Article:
Debunking the myth that you cannot deduct non-court ordered child support payments when obtaining a court order for child support for another child.
How to Get the Court to Deduct Non-Court Payments of Child Support
In California, parties to a child support case can obtain a deduction for child support, whether that child support is ordered or not. While it is easier to obtain the child support deduction for paying child support on a Court order since the party paying child support to another child can show the Order and the proof of payments, Judges, DCSS attorneys, and often private counsel are clueless that a parent can deduct child support without a Court order. There are many parents who have children, ended their relationship with the father or mother of the child, and pay child support without an Order of the Court. Sometimes those parents have other children with other parents who ask for Court orders on child support. In those situations, the Court must also consider the payments of support made on a voluntary basis so that the child support accurately reflects that the parent is paying support to another child. This has impact on the guideline calculation, and provides the parent paying support on an Order a reduction in child support since there are other children that the parent is supporting. The public policy of child support in California is that parents are obligated to support their children.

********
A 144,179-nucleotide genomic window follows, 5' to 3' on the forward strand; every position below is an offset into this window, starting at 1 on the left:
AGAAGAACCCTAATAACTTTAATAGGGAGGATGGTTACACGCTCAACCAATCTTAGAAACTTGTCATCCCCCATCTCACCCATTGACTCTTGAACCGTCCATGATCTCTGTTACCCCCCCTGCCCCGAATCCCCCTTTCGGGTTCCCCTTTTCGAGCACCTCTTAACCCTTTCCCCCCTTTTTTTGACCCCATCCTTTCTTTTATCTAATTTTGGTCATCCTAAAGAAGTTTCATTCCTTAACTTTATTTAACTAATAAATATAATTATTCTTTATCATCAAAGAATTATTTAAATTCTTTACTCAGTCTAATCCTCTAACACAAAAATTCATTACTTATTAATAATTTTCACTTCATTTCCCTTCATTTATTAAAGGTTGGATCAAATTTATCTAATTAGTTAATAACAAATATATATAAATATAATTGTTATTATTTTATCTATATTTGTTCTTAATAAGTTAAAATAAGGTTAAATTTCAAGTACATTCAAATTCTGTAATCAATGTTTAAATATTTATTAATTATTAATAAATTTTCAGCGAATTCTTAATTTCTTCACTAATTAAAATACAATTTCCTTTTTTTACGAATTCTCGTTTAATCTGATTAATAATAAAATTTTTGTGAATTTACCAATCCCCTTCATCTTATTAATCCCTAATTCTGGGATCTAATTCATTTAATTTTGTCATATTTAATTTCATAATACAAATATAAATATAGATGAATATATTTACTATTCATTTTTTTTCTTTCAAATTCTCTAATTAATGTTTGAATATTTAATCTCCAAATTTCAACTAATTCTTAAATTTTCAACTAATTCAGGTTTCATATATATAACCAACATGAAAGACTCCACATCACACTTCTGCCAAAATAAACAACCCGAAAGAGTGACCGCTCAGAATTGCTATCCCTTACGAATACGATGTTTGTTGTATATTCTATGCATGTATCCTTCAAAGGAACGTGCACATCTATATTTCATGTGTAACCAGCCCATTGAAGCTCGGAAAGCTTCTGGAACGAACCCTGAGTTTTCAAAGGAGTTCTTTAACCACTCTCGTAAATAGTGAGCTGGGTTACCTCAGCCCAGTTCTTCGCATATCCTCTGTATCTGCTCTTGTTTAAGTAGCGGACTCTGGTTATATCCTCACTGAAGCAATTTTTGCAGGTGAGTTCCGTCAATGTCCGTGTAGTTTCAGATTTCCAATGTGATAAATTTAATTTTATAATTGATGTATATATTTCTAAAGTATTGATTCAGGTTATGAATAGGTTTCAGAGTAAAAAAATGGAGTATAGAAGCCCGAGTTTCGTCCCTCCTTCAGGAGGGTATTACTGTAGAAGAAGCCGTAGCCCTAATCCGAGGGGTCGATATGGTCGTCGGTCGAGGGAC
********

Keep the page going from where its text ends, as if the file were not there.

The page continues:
Family Code Section 4059 (e) provides parents who support their children the ability to deduct the child support they give to another parent without Court order. There are limitations. First. the Court cannot deduct above what would be the guideline. This is because payments above guideline may be deemed gifts of a personal nature to the other parent rather than actual support. Second, there needs proof of payment. You cannot pay cash. Payments should be made by check, money order, cashier's check or direct deposit with the magical words child support. Furthermore, you should provide banking records showing the support was actually paid. Without documentation evidencing the child support payments, the Court will not deduct the non-court ordered child support. Even with this proof, you will likely encounter opposition, as it is my experience that most attorneys and Judges are not familiar with this code section. Also, it is wise to demonstrate payments over a period of time before attempting to argue the deduction (minimum 6 months). This demonstrates that the payments are sincere and not an attempt to deceive the Court.
FC CODE 4059 (e)
(e) Any child or spousal support actually being paid by the parent pursuant to a court order, to or for the benefit of any person who is not a subject of the order to be established by the court. In the absence of a court order, any child support actually being paid, not to exceed the amount established by the guideline, for natural or adopted children of the parent not residing in that parent's home, who are not the subject of the order to be established by the court, and of whom the parent has a duty of support. Unless the parent proves payment of the support, no deduction shall be allowed under this subdivision.
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